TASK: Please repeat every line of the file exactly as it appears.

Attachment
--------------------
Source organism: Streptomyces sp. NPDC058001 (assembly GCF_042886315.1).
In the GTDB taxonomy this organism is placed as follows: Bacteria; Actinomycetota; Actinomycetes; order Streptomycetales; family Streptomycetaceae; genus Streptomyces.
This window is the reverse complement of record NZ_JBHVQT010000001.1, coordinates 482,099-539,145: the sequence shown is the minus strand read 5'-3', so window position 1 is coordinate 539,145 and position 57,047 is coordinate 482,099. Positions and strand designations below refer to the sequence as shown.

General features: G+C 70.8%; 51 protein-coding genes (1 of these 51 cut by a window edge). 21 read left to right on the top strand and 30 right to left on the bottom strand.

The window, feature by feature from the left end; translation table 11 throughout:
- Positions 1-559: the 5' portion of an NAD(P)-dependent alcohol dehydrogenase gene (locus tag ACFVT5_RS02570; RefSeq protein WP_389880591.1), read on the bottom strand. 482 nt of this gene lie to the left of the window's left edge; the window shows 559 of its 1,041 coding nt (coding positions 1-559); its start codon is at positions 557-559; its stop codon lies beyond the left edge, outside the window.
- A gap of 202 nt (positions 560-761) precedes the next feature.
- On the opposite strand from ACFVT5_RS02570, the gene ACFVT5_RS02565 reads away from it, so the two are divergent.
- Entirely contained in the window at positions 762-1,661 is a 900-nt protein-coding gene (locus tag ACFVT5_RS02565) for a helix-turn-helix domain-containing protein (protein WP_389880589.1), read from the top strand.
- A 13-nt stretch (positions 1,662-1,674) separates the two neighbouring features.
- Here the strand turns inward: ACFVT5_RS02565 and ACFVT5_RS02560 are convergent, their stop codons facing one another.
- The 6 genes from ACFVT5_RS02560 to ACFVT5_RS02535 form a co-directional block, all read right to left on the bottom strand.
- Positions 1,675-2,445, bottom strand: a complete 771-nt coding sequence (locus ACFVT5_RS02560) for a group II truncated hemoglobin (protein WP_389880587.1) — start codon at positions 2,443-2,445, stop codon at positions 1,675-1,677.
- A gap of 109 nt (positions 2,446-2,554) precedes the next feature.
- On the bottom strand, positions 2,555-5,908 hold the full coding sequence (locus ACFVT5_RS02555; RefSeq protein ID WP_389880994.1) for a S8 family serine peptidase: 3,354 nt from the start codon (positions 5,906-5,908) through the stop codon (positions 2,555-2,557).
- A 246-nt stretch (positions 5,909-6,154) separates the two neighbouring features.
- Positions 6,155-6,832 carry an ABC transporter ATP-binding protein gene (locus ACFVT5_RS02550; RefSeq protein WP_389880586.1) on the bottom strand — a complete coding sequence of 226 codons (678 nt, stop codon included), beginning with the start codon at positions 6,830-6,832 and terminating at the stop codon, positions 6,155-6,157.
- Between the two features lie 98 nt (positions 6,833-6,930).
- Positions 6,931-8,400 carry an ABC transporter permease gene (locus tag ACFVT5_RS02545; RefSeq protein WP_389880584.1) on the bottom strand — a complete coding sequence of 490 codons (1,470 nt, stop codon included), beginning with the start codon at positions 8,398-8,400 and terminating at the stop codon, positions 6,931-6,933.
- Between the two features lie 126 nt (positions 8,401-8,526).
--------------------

Source organism: Streptomyces sp. NPDC058001 (assembly GCF_042886315.1).
In the GTDB taxonomy this organism is placed as follows: Bacteria; Actinomycetota; Actinomycetes; order Streptomycetales; family Streptomycetaceae; genus Streptomyces.
This window is the reverse complement of record NZ_JBHVQT010000001.1, coordinates 482,099-539,145: the sequence shown is the minus strand read 5'-3', so window position 1 is coordinate 539,145 and position 57,047 is coordinate 482,099. Positions and strand designations below refer to the sequence as shown.

General features: G+C 70.8%; 51 protein-coding genes (1 of these 51 cut by a window edge). 21 read left to right on the top strand and 30 right to left on the bottom strand.

The window, feature by feature from the left end; translation table 11 throughout:
- Positions 1-559: the 5' portion of an NAD(P)-dependent alcohol dehydrogenase gene (locus tag ACFVT5_RS02570; RefSeq protein WP_389880591.1), read on the bottom strand. 482 nt of this gene lie to the left of the window's left edge; the window shows 559 of its 1,041 coding nt (coding positions 1-559); its start codon is at positions 557-559; its stop codon lies beyond the left edge, outside the window.
- A gap of 202 nt (positions 560-761) precedes the next feature.
- On the opposite strand from ACFVT5_RS02570, the gene ACFVT5_RS02565 reads away from it, so the two are divergent.
- Entirely contained in the window at positions 762-1,661 is a 900-nt protein-coding gene (locus tag ACFVT5_RS02565) for a helix-turn-helix domain-containing protein (protein WP_389880589.1), read from the top strand.
- A 13-nt stretch (positions 1,662-1,674) separates the two neighbouring features.
- Here the strand turns inward: ACFVT5_RS02565 and ACFVT5_RS02560 are convergent, their stop codons facing one another.
- The 6 genes from ACFVT5_RS02560 to ACFVT5_RS02535 form a co-directional block, all read right to left on the bottom strand.
- Positions 1,675-2,445, bottom strand: a complete 771-nt coding sequence (locus ACFVT5_RS02560) for a group II truncated hemoglobin (protein WP_389880587.1) — start codon at positions 2,443-2,445, stop codon at positions 1,675-1,677.
- A gap of 109 nt (positions 2,446-2,554) precedes the next feature.
- On the bottom strand, positions 2,555-5,908 hold the full coding sequence (locus ACFVT5_RS02555; RefSeq protein ID WP_389880994.1) for a S8 family serine peptidase: 3,354 nt from the start codon (positions 5,906-5,908) through the stop codon (positions 2,555-2,557).
- A 246-nt stretch (positions 5,909-6,154) separates the two neighbouring features.
- Positions 6,155-6,832 carry an ABC transporter ATP-binding protein gene (locus ACFVT5_RS02550; RefSeq protein WP_389880586.1) on the bottom strand — a complete coding sequence of 226 codons (678 nt, stop codon included), beginning with the start codon at positions 6,830-6,832 and terminating at the stop codon, positions 6,155-6,157.
- Between the two features lie 98 nt (positions 6,833-6,930).
- Positions 6,931-8,400 carry an ABC transporter permease gene (locus tag ACFVT5_RS02545; RefSeq protein WP_389880584.1) on the bottom strand — a complete coding sequence of 490 codons (1,470 nt, stop codon included), beginning with the start codon at positions 8,398-8,400 and terminating at the stop codon, positions 6,931-6,933.
- Between the two features lie 126 nt (positions 8,401-8,526).